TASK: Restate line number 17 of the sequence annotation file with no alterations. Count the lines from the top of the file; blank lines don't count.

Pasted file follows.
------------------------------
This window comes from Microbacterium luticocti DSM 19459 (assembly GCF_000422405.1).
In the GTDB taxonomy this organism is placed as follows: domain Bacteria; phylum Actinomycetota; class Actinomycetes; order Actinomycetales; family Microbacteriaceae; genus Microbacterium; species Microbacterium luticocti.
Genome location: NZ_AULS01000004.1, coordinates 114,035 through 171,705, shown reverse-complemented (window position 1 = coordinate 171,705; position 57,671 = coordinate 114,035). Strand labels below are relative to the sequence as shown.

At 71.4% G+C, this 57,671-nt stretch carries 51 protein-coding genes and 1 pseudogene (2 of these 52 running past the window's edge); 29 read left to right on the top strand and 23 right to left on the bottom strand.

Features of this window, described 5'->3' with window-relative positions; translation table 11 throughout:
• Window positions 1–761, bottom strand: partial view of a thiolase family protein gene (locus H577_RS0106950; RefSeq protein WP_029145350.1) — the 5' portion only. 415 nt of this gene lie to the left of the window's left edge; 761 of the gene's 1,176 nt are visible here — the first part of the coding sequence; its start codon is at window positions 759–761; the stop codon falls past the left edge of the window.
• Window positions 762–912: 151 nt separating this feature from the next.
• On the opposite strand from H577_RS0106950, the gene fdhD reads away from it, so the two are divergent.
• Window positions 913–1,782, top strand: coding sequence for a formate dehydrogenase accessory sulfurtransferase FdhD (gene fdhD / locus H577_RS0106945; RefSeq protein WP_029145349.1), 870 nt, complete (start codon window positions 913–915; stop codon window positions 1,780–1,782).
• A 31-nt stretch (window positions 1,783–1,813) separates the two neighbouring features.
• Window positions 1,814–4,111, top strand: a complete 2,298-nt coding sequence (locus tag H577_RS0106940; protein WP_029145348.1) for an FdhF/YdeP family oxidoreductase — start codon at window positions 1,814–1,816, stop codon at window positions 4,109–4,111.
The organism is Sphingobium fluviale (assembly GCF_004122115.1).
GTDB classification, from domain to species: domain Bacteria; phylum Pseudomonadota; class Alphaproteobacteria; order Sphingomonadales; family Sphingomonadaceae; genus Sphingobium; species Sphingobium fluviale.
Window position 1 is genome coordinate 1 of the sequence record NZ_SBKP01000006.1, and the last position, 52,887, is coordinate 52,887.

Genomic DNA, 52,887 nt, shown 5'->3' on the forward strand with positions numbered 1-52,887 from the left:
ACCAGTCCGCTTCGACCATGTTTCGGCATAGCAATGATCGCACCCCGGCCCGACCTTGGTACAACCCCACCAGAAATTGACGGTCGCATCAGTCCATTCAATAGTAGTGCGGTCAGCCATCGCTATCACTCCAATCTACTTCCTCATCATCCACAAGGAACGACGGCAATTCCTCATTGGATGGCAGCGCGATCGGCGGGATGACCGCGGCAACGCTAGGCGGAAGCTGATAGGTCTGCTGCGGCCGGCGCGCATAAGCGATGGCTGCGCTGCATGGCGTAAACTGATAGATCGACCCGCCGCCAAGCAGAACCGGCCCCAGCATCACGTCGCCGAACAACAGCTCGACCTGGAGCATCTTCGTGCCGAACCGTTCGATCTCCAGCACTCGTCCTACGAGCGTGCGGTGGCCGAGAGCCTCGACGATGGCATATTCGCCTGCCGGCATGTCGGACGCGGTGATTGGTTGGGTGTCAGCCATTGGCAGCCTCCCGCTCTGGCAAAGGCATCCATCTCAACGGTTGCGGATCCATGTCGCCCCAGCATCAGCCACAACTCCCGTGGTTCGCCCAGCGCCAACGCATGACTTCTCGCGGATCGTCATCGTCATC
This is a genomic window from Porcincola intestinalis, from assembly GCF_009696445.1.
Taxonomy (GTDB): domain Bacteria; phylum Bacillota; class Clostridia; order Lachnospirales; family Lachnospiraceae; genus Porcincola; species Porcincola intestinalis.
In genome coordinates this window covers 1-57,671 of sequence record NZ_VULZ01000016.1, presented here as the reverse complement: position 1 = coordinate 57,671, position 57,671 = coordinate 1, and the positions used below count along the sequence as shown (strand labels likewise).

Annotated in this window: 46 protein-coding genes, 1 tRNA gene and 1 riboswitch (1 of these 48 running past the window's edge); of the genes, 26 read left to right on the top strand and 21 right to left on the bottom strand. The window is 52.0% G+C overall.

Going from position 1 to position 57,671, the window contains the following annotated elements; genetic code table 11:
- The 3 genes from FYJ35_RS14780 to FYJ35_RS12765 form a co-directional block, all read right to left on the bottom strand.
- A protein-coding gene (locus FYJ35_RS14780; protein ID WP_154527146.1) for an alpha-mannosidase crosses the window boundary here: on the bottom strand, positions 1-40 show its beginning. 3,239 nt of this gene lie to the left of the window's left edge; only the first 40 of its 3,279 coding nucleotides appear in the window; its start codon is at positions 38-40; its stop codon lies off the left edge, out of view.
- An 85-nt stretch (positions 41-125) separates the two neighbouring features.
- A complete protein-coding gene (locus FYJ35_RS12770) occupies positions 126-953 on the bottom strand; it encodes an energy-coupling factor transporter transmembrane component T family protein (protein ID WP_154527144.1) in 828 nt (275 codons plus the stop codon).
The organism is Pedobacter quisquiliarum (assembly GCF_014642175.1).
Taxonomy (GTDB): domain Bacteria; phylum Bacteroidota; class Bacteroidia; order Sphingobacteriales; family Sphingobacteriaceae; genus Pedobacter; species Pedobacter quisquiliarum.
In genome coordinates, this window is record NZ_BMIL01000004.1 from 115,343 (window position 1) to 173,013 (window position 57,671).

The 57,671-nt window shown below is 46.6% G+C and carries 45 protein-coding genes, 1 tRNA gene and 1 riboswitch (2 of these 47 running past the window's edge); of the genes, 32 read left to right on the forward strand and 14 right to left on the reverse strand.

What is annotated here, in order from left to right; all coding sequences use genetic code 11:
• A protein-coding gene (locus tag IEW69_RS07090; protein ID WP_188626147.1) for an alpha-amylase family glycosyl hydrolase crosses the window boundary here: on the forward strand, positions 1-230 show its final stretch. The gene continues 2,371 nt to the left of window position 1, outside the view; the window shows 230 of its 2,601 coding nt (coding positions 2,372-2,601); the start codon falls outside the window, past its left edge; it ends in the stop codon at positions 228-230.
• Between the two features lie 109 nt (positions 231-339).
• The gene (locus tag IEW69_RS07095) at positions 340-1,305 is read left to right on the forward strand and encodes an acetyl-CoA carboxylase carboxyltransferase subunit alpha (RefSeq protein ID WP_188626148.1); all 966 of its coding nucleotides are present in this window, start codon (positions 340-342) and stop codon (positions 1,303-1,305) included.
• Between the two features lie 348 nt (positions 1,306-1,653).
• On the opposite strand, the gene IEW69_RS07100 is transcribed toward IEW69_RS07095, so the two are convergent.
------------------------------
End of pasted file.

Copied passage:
This is a genomic window from Porcincola intestinalis, from assembly GCF_009696445.1.